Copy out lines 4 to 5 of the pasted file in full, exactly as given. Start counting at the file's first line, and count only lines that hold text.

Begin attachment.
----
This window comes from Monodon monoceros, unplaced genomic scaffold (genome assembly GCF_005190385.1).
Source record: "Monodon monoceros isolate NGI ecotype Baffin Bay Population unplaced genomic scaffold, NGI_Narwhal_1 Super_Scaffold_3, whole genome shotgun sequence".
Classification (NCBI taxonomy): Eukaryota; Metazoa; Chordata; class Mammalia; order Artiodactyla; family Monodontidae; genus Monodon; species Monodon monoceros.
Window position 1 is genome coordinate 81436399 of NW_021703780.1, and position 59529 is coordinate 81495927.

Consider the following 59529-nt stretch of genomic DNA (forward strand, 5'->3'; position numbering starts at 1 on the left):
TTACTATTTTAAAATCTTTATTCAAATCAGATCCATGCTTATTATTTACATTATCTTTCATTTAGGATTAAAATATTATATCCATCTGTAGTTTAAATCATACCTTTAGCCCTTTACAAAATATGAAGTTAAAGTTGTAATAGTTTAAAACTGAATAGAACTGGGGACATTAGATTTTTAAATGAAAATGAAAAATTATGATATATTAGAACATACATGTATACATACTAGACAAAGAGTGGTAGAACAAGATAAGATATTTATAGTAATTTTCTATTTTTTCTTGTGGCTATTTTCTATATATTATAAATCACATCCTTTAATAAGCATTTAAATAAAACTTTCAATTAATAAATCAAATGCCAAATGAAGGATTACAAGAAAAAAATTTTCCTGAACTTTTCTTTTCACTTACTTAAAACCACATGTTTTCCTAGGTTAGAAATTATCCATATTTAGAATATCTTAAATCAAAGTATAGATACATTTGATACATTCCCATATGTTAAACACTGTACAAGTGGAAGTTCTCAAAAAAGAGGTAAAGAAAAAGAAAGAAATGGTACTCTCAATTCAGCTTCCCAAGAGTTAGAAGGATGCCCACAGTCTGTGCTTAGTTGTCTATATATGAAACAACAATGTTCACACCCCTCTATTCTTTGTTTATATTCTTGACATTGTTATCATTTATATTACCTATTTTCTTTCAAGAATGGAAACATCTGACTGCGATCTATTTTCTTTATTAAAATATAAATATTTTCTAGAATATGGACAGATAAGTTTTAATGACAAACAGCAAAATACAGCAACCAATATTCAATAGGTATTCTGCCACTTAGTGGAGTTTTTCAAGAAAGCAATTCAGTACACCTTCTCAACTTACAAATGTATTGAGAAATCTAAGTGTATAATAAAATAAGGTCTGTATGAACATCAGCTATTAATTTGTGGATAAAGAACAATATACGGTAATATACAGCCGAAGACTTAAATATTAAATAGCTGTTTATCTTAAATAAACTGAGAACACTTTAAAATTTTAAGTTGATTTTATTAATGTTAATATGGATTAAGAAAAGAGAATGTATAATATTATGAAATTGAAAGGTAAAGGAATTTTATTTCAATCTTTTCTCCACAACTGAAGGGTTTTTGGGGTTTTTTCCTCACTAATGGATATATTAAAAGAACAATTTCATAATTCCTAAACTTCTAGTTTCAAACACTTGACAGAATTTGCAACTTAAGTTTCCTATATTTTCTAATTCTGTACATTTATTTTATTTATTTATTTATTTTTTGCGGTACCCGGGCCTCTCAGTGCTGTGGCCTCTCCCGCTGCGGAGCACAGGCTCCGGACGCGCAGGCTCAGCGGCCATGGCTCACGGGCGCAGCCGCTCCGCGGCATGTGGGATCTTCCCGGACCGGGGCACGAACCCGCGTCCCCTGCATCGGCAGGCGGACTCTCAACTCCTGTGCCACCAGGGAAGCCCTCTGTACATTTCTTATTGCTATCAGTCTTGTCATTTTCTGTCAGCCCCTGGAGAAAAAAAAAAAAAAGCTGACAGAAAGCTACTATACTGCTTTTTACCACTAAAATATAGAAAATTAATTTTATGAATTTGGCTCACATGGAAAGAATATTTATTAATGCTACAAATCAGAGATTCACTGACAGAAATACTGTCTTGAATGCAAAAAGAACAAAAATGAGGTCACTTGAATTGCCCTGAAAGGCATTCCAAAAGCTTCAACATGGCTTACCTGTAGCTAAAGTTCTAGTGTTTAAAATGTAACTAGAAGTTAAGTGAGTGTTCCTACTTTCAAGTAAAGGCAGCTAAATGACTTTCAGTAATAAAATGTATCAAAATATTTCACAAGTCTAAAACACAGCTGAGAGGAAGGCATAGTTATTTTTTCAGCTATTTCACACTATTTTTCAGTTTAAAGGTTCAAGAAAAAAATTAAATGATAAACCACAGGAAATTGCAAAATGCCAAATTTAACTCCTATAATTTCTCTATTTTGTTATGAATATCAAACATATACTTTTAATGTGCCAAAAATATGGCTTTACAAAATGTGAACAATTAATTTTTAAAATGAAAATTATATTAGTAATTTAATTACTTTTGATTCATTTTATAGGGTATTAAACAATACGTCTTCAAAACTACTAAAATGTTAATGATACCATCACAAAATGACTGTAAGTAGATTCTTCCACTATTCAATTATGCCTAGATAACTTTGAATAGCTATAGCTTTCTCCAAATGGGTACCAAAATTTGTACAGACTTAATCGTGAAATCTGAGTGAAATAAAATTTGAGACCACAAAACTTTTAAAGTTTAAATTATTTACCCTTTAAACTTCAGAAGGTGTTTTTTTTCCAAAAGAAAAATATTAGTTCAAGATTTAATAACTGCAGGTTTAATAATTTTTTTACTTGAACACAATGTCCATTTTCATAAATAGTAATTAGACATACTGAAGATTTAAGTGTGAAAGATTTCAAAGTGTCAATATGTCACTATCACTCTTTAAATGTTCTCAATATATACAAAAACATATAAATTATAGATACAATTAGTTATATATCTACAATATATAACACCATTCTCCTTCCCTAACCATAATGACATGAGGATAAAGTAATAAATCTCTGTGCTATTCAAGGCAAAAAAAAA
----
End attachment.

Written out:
Window position 1 is genome coordinate 81436399 of NW_021703780.1, and position 59529 is coordinate 81495927.

Consider the following 59529-nt stretch of genomic DNA (forward strand, 5'->3'; position numbering starts at 1 on the left):